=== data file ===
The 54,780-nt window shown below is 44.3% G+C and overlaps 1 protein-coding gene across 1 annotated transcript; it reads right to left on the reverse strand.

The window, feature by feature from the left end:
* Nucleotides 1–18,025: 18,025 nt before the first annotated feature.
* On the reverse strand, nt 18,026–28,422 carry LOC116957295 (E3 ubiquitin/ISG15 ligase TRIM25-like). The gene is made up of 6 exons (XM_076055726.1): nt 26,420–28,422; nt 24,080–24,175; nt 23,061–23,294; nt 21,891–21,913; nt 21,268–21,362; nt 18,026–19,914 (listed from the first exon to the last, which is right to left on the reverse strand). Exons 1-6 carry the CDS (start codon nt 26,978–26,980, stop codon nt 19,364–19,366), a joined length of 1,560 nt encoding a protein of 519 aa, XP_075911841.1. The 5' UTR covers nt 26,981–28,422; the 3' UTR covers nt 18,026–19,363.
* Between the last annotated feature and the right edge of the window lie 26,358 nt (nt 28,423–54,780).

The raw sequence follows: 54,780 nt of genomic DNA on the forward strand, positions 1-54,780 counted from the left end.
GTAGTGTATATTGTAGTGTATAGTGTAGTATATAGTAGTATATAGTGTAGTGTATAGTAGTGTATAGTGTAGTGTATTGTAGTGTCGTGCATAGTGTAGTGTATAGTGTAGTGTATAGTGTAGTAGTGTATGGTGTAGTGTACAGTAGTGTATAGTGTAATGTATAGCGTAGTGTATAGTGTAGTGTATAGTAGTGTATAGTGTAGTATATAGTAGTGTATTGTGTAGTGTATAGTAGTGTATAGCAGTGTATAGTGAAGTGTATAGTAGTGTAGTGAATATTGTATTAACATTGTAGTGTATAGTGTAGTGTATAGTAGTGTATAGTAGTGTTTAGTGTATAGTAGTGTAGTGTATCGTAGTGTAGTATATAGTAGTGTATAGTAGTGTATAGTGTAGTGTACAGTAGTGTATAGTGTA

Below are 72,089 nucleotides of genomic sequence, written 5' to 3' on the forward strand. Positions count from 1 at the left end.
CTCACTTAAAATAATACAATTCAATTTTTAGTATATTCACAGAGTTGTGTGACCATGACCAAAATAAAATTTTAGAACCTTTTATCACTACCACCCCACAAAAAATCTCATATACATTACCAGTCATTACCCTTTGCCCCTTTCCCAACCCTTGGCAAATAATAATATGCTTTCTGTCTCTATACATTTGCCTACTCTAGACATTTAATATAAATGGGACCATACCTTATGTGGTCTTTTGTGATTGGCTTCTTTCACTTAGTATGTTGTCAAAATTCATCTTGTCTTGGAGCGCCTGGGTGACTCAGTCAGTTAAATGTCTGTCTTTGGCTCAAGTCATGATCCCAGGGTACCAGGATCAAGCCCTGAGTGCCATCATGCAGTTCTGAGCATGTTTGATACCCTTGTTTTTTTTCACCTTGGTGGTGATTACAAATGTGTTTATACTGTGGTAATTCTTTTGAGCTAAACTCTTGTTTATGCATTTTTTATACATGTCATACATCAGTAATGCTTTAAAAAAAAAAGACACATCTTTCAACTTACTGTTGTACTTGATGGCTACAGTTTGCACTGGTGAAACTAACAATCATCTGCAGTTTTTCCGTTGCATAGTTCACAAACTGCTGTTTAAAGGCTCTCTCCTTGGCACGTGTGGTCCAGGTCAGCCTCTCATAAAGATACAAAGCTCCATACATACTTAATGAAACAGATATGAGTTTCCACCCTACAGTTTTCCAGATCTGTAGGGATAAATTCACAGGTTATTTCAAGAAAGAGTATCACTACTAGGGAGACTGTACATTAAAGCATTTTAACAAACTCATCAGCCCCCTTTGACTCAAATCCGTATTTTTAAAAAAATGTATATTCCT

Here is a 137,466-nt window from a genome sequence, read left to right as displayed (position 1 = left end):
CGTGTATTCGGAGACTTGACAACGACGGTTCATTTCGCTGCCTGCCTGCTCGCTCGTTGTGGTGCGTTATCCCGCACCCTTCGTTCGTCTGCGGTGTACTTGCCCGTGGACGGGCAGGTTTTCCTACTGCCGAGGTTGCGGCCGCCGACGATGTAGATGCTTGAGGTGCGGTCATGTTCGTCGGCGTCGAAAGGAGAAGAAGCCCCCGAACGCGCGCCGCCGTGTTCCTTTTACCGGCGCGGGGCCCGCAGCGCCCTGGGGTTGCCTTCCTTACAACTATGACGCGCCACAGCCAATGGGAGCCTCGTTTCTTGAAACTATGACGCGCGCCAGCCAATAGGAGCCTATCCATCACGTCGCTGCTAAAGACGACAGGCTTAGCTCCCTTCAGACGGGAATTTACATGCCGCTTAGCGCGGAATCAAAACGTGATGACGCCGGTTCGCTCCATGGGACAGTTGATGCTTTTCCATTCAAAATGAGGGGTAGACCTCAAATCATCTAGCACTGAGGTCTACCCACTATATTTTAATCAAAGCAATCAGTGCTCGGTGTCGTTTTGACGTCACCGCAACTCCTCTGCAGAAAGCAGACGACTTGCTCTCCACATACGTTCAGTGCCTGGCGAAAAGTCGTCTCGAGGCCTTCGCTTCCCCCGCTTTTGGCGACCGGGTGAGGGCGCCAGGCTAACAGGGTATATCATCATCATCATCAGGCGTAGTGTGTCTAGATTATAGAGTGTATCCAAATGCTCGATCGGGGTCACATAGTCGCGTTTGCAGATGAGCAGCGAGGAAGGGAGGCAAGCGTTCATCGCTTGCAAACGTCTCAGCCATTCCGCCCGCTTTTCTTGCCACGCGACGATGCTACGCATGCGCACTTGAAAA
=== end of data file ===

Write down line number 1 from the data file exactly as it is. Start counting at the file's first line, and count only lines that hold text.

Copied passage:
The 54,780-nt window shown below is 44.3% G+C and overlaps 1 protein-coding gene across 1 annotated transcript; it reads right to left on the reverse strand.